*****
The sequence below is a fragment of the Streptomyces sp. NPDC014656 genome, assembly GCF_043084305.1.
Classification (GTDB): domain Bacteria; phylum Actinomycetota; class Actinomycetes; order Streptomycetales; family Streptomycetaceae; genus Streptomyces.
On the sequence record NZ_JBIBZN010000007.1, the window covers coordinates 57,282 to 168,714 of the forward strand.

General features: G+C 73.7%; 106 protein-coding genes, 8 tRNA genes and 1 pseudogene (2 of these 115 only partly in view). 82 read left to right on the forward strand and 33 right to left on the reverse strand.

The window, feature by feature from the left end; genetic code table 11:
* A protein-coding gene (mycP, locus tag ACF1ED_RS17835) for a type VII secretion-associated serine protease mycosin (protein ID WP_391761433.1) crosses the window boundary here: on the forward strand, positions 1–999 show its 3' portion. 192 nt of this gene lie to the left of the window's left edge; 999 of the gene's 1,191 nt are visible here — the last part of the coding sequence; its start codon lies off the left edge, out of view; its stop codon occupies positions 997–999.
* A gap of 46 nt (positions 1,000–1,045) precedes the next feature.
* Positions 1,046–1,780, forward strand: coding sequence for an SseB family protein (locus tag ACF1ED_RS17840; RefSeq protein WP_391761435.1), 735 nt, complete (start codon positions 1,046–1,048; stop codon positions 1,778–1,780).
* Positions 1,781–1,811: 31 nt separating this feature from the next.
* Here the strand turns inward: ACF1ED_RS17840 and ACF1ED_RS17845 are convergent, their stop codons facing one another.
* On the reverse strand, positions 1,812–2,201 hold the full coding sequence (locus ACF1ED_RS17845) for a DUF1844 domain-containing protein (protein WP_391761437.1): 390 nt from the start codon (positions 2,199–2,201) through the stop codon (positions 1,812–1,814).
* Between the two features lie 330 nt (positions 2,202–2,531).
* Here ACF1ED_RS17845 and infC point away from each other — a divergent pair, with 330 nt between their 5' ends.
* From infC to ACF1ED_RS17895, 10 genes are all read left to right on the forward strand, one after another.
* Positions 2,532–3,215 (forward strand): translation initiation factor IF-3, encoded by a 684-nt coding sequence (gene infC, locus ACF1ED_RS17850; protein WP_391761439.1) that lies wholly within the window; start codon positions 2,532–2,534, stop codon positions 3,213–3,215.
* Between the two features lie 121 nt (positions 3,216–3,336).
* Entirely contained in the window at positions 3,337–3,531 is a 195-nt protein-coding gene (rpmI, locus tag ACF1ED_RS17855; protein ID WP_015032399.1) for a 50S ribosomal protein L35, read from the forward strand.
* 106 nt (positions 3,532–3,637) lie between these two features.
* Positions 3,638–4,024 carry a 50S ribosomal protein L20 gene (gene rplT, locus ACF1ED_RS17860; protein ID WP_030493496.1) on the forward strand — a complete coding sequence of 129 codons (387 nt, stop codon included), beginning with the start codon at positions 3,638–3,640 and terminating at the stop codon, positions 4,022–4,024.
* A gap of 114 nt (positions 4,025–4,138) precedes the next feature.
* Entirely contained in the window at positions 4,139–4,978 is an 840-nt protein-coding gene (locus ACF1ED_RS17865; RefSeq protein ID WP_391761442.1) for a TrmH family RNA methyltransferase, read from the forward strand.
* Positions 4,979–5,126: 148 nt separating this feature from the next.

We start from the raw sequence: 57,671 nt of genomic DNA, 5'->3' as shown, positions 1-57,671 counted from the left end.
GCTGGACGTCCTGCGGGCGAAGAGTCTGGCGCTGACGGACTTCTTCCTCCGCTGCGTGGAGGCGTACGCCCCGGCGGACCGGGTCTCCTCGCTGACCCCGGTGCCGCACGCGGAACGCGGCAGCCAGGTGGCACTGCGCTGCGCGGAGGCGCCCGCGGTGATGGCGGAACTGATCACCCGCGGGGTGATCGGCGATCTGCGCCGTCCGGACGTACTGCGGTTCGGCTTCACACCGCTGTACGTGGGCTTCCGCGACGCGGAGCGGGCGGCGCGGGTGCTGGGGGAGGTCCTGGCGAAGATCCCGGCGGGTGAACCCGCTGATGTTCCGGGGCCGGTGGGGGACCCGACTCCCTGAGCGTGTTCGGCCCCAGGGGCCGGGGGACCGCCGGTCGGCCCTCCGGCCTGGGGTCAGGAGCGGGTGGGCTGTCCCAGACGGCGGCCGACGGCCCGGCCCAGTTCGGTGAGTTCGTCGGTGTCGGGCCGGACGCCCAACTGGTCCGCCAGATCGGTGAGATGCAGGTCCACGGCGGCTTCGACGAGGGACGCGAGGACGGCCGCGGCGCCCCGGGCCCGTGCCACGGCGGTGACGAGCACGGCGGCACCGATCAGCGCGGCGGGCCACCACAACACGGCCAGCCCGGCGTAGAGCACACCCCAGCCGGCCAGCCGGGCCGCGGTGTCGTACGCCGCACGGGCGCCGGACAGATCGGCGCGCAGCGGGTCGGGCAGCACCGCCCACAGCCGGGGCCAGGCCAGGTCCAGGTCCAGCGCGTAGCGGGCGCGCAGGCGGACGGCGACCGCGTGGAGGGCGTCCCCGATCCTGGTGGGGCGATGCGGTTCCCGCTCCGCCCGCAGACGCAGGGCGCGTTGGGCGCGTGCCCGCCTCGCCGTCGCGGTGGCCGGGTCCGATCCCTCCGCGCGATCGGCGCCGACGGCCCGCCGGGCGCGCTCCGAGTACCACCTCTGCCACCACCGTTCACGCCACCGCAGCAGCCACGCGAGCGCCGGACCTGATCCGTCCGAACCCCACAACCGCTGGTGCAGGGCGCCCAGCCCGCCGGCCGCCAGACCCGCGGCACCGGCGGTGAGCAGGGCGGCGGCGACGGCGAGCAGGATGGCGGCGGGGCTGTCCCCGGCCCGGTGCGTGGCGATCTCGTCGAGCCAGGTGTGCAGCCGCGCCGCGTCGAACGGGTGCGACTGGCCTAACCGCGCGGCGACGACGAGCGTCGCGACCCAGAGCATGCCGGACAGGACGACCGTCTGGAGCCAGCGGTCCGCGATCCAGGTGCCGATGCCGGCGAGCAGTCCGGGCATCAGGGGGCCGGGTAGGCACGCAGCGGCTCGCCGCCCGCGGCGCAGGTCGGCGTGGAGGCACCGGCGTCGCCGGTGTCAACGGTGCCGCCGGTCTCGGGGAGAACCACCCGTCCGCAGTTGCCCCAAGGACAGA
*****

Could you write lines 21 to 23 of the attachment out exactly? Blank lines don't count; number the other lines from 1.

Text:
* Entirely contained in the window at positions 4,139–4,978 is an 840-nt protein-coding gene (locus ACF1ED_RS17865; RefSeq protein ID WP_391761442.1) for a TrmH family RNA methyltransferase, read from the forward strand.
* Positions 4,979–5,126: 148 nt separating this feature from the next.

We start from the raw sequence: 57,671 nt of genomic DNA, 5'->3' as shown, positions 1-57,671 counted from the left end.